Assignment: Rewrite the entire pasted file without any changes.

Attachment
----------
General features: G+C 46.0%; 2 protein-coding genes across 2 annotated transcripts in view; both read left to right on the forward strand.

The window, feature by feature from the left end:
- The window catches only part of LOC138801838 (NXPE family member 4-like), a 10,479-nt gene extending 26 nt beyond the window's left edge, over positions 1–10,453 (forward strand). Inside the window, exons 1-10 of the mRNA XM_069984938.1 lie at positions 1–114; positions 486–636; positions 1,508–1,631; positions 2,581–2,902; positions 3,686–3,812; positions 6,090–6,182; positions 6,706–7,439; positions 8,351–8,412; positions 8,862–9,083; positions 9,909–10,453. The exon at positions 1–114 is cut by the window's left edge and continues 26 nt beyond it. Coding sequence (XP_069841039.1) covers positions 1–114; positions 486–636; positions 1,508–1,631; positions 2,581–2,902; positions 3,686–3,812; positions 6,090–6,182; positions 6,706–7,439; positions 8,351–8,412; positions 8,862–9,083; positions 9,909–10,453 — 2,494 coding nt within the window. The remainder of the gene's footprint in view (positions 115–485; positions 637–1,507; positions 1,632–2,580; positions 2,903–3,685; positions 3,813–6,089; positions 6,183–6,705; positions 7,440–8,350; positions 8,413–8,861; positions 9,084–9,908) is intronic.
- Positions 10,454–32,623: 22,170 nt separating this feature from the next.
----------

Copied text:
General features: G+C 46.0%; 2 protein-coding genes across 2 annotated transcripts in view; both read left to right on the forward strand.

The window, feature by feature from the left end:
- The window catches only part of LOC138801838 (NXPE family member 4-like), a 10,479-nt gene extending 26 nt beyond the window's left edge, over positions 1–10,453 (forward strand). Inside the window, exons 1-10 of the mRNA XM_069984938.1 lie at positions 1–114; positions 486–636; positions 1,508–1,631; positions 2,581–2,902; positions 3,686–3,812; positions 6,090–6,182; positions 6,706–7,439; positions 8,351–8,412; positions 8,862–9,083; positions 9,909–10,453. The exon at positions 1–114 is cut by the window's left edge and continues 26 nt beyond it. Coding sequence (XP_069841039.1) covers positions 1–114; positions 486–636; positions 1,508–1,631; positions 2,581–2,902; positions 3,686–3,812; positions 6,090–6,182; positions 6,706–7,439; positions 8,351–8,412; positions 8,862–9,083; positions 9,909–10,453 — 2,494 coding nt within the window. The remainder of the gene's footprint in view (positions 115–485; positions 637–1,507; positions 1,632–2,580; positions 2,903–3,685; positions 3,813–6,089; positions 6,183–6,705; positions 7,440–8,350; positions 8,413–8,861; positions 9,084–9,908) is intronic.
- Positions 10,454–32,623: 22,170 nt separating this feature from the next.